Despite its shares dipping by six percent following it most recent financial results, Cambridge-based chip-make ARM is bullish about the future and claimc that despite Intel getting into the low-power smartphone and tablet market, it is not a threat.

ARM CEO Warren East
ARM CEO Warren East believes Intel does not pose a threat to the UK-based company's dominance.

Intel is three years behind ARM in the mobile phone processor market and the Cambridge company does not see its American rivals as a threat. This is according to

Speaking to City AM following the company's latest set of financial results, ARM chief executive Warren East said he was not worried about losing some ground to Intel, which has just entered the market with the 1.6GHz Atom processor, which is powering the Xolo X900 smartphone, which recently launched in India.

East said: "ARM has 100 percent of the processors in the mobile phone market. We can't really see Intel securing a massive share - from a tech point of view they're about three years behind ARM."

While the X900 is so far the only smartphone powered by Intel - and only arrived on the market in April, going on sale first in India - ARM currently has complete dominacion of the mobile space, producing processors for mobile phones, tablets and internet-connected Smart TVs.

ARM said it shipped 1.1 billion chips for mobile phones and tablets in the last quarter - slightly down on last year - but also provided 800 million chips for consumer and embedded digital devices, such as smart meters and portable sat-nav devices, representing a 15 percent rise compared to the same period last year.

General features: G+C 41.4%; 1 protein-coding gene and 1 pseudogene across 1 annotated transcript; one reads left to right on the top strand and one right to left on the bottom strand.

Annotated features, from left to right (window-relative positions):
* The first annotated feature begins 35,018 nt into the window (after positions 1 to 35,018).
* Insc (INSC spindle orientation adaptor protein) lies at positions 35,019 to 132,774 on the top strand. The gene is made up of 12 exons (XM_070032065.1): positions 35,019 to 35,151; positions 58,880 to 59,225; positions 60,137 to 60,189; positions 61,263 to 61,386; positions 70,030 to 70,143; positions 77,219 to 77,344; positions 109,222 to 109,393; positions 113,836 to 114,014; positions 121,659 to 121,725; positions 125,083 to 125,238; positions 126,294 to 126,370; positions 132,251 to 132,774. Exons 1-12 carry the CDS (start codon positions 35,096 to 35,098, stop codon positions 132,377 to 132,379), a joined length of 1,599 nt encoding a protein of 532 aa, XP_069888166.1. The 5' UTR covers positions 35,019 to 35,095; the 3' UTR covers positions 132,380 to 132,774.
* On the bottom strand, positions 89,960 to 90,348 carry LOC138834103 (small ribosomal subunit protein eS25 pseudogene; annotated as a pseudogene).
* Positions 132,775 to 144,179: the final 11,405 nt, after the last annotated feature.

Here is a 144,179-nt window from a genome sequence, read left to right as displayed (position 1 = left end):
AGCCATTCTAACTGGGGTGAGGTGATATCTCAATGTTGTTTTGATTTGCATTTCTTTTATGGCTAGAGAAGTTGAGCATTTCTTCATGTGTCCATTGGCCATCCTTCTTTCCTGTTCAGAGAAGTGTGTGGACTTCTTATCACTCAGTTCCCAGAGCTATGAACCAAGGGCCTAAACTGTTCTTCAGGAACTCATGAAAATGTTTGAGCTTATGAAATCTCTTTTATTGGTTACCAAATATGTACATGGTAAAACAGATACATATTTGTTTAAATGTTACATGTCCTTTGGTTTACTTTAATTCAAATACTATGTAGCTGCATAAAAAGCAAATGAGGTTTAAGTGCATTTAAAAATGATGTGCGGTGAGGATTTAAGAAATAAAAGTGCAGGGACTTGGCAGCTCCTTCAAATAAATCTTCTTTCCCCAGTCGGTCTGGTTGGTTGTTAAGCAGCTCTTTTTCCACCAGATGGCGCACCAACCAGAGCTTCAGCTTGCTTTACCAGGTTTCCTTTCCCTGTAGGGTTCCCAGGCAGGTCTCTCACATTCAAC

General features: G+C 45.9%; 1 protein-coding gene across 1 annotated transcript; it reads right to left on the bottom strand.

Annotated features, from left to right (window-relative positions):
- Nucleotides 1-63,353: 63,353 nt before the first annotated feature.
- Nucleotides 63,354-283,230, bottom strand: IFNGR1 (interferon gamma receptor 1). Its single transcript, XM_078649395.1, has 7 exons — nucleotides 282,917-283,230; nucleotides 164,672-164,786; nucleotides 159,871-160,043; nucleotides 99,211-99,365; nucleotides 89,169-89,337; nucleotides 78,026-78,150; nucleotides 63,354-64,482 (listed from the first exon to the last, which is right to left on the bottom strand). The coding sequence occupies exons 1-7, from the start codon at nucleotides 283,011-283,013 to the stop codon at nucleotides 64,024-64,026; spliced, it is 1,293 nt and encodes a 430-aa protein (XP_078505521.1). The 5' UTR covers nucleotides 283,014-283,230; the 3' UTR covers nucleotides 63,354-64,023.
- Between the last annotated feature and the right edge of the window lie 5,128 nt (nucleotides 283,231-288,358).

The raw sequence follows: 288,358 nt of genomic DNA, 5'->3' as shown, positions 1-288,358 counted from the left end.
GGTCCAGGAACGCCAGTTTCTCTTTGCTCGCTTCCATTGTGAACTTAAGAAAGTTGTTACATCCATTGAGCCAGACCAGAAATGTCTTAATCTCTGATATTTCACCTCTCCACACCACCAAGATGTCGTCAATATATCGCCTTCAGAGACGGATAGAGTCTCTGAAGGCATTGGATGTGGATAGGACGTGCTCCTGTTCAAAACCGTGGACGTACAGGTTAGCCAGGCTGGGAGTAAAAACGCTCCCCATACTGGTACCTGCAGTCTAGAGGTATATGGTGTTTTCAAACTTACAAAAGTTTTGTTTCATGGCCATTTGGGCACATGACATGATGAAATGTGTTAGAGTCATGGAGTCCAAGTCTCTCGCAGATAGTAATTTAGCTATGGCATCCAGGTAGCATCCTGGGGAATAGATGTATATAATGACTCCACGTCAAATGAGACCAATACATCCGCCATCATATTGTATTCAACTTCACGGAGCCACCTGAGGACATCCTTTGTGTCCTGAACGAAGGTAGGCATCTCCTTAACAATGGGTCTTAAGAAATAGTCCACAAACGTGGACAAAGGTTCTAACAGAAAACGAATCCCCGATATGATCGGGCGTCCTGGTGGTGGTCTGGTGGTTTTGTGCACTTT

East added: "In terms of magnitude of the effect [of Intel producing mobile phone chips] I can't really see it being that significant."

Looking forward, ARM doesn't want to just produce mobile chips, but said it "absolutely" intends to enter Intel's PC processor market, with East saying: "We talk about being the architecture of the digital world."

ARM saw pre-tax profits rise 22 percent to £61.9m in the first financial quarter of 2012, with revenue up 14 percent to £132.5m. On announcing the good news ARM's shares fell six percent on the day to 531.5, but have since recovered to 546.9.

ARM licences its low power processor architecture to a huge array of manufacturers including the likes of Samsung, Texas Instruments, Nvidia and even Apple and chips based on this technology can been seen in some of the most well-known smartphones and tablets such as the HTC One X, the up-coming Samsung Galaxy S3, and of course the iPhone and iPad.